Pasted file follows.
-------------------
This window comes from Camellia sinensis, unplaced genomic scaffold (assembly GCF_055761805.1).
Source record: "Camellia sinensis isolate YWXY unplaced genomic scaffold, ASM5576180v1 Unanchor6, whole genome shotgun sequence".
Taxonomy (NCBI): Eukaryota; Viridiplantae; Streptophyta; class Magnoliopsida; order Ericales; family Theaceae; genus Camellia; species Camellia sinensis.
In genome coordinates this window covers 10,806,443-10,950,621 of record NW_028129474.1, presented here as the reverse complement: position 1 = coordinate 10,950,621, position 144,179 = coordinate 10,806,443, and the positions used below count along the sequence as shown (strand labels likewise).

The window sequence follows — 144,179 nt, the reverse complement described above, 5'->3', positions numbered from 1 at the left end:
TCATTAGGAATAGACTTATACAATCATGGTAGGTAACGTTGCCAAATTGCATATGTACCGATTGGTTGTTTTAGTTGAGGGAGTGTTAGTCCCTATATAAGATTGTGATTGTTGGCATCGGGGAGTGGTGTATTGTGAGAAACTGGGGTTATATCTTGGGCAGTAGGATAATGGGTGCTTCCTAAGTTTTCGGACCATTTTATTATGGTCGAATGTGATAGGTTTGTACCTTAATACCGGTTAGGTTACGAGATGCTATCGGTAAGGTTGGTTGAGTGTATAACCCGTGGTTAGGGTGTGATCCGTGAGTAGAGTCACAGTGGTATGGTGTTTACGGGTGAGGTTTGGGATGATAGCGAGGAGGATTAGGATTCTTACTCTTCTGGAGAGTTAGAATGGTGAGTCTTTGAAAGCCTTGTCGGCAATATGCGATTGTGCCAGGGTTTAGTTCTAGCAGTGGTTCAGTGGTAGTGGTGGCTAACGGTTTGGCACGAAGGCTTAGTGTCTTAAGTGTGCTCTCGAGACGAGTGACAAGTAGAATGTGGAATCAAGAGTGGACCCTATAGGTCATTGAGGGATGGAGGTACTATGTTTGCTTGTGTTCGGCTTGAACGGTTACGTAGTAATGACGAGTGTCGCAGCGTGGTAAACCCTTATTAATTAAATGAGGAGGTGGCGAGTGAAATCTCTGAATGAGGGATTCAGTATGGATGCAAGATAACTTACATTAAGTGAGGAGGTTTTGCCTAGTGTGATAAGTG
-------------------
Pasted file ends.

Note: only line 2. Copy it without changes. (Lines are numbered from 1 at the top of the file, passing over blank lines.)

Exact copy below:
Source record: "Camellia sinensis isolate YWXY unplaced genomic scaffold, ASM5576180v1 Unanchor6, whole genome shotgun sequence".